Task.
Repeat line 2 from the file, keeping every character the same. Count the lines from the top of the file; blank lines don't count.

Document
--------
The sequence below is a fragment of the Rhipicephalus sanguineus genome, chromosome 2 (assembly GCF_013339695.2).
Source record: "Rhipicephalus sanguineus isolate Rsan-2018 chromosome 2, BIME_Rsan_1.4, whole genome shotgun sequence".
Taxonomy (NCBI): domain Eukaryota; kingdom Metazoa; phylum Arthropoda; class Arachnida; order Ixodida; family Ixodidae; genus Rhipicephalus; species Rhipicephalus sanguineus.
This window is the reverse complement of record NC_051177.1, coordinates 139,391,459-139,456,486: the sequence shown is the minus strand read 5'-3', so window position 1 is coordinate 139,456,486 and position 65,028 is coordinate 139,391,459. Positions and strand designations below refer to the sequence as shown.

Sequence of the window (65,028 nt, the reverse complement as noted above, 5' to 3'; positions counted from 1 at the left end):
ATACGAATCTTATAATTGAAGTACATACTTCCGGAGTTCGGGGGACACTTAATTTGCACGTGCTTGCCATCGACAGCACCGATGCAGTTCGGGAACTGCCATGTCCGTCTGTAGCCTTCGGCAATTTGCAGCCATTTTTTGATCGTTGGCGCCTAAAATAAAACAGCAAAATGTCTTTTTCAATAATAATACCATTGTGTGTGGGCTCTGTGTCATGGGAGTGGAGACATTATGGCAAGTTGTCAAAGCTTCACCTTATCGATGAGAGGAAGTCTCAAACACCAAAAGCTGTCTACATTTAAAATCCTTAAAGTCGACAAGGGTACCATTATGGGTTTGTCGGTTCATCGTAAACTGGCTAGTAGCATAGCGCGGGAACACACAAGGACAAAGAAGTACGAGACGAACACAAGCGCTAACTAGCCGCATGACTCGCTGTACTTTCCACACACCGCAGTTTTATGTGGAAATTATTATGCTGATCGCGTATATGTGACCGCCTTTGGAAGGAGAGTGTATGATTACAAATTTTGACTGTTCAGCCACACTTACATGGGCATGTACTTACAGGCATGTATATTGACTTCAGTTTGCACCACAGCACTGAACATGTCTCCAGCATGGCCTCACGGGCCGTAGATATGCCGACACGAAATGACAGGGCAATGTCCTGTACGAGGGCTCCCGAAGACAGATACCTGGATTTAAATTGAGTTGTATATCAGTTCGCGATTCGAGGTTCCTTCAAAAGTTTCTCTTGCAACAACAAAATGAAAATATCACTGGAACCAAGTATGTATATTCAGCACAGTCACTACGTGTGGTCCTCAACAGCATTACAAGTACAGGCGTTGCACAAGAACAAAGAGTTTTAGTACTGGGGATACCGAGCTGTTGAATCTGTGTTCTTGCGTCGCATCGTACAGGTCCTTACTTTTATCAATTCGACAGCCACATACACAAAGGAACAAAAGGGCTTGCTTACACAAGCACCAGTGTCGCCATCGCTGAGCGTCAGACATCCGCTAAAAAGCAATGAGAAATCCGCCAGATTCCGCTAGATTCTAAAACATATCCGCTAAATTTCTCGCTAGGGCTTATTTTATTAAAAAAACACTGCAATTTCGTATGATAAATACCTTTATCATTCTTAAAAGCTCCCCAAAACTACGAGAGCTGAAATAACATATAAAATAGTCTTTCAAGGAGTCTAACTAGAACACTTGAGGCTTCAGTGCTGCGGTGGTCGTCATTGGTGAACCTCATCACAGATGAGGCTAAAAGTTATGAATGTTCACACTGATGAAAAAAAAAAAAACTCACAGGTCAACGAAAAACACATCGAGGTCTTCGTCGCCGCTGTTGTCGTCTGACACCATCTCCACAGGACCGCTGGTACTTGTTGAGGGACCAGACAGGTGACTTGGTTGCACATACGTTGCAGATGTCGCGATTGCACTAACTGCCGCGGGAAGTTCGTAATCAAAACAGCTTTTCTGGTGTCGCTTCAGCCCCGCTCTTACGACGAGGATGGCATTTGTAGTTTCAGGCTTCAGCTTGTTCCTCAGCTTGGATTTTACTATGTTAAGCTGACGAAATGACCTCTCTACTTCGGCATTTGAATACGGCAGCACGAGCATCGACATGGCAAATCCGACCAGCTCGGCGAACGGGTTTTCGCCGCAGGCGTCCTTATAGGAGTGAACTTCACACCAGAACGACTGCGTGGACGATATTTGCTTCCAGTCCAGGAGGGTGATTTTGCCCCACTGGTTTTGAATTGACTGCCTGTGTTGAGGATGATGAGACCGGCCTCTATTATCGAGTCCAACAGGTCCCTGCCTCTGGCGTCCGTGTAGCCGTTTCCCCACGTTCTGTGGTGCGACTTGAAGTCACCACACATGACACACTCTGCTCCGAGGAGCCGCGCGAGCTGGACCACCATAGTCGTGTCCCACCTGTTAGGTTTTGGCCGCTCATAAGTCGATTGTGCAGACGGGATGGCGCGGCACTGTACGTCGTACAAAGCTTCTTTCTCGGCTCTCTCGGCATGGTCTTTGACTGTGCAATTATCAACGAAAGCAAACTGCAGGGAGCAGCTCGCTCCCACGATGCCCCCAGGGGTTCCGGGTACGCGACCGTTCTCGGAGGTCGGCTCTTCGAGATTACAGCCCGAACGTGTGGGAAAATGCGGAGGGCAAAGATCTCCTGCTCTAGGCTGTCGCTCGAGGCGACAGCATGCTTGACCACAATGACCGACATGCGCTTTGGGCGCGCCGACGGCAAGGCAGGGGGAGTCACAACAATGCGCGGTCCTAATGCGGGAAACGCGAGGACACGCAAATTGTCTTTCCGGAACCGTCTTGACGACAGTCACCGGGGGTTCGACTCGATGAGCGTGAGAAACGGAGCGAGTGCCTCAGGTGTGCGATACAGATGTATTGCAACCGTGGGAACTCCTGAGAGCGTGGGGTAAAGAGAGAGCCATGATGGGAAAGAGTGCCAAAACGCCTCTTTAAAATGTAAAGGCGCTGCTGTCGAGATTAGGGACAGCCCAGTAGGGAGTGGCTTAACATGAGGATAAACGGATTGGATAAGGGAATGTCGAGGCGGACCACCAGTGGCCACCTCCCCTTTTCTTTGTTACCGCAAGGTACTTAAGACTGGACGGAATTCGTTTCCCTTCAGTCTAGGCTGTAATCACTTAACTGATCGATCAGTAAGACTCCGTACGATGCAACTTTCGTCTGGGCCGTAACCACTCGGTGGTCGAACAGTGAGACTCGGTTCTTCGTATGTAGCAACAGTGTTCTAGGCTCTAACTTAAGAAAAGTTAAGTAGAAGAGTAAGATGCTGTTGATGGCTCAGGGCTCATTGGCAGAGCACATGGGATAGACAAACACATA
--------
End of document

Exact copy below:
Source record: "Rhipicephalus sanguineus isolate Rsan-2018 chromosome 2, BIME_Rsan_1.4, whole genome shotgun sequence".